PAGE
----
Eye For Film >> Movies >> Extension Du Domaine De La Lutte (1999) Film Review
Extension Du Domaine De La Lutte
Reviewed by: Angus Wolfe Murray
Only the French could intellectualise failure and make a serious film about a man who hates life.
Based on Michel Houellebecq's controversial novel, Philippe Harel stars and directs. He uses a voice-over narrative to tell a story that is without hope, or warmth.
The protagonist, who refers to himself as Our Hero, has a pointless bureaucratic job that bores him rigid. "On a normal weekend, I saw no one," he explains. His negativity reflects in his body language and he chain smokes, probably because he knows how much it annoys people, shambling around his apartment in a dressing gown doing nothing: "Having lived so little, I imagined I would never die."
He finds himself on the road with Raphael (Jose Garcia), a salesman from the office, whose optimism in the face of rejection disguises low self-esteem, particularly concerning the fairer sex. Our Hero has given up on women, since his wife walked out. Raphael, on the other hand, is a 29-year-old virgin, whose nervous bonhomie proves an instant turn-off. The older man suggests there is only one way to dominate a woman and that is to kill her. He buys a carving knife at the supermarket and gives it to Raphael.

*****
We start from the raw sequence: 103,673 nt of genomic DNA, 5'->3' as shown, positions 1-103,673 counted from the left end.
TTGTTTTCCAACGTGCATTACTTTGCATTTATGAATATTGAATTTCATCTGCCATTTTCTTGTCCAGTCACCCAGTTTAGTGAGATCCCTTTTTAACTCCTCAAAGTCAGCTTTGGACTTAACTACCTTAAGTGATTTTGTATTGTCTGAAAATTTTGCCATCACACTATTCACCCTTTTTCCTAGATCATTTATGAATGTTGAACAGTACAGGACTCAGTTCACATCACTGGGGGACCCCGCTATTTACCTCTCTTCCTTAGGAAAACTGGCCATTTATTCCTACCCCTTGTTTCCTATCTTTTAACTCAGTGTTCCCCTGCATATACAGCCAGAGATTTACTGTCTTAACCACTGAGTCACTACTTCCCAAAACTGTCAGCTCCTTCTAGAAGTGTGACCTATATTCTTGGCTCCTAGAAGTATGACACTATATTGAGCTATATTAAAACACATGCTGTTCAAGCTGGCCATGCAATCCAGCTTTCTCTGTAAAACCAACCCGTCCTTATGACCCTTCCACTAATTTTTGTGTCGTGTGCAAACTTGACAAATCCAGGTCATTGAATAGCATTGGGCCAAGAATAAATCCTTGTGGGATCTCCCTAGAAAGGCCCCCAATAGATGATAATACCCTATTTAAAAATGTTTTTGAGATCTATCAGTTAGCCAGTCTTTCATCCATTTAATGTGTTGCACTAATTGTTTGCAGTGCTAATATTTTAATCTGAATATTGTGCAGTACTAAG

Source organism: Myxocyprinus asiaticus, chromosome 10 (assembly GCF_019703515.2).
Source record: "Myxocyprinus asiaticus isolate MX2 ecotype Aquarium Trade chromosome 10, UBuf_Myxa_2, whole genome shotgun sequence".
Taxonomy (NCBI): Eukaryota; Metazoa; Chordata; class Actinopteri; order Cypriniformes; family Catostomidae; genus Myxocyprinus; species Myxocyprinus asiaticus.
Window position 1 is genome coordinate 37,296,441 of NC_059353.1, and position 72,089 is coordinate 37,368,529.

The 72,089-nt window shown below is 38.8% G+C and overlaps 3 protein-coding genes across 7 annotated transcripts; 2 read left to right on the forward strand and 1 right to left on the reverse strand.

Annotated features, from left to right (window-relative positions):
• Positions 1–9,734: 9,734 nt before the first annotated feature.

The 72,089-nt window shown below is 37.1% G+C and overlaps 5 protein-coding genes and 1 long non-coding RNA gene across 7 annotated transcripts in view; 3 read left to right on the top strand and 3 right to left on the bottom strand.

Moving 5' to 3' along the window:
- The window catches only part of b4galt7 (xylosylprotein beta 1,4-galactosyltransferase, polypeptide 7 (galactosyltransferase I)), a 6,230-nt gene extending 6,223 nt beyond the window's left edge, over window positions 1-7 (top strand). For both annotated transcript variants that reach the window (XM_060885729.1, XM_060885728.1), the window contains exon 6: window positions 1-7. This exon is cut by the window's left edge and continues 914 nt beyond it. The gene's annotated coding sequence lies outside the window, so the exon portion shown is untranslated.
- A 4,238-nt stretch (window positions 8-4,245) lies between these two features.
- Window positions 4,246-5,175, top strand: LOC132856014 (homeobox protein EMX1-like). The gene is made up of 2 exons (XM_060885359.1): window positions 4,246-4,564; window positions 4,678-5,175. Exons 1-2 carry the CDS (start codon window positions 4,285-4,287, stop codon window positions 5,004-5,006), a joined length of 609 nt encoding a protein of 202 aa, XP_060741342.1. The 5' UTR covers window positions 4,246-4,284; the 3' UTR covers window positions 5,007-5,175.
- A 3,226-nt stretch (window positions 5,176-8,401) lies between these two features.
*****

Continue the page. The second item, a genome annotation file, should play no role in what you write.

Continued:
Sitting through this film is an ordeal and yet its uncompromising look at depression has an honesty that deserves respect. Also, you cannot help admiring Our Hero's attitude towards the answerphone. "Wrong number," his recorded voice informs the caller. "Leave a message."Reviewed on: 19 Jan 2001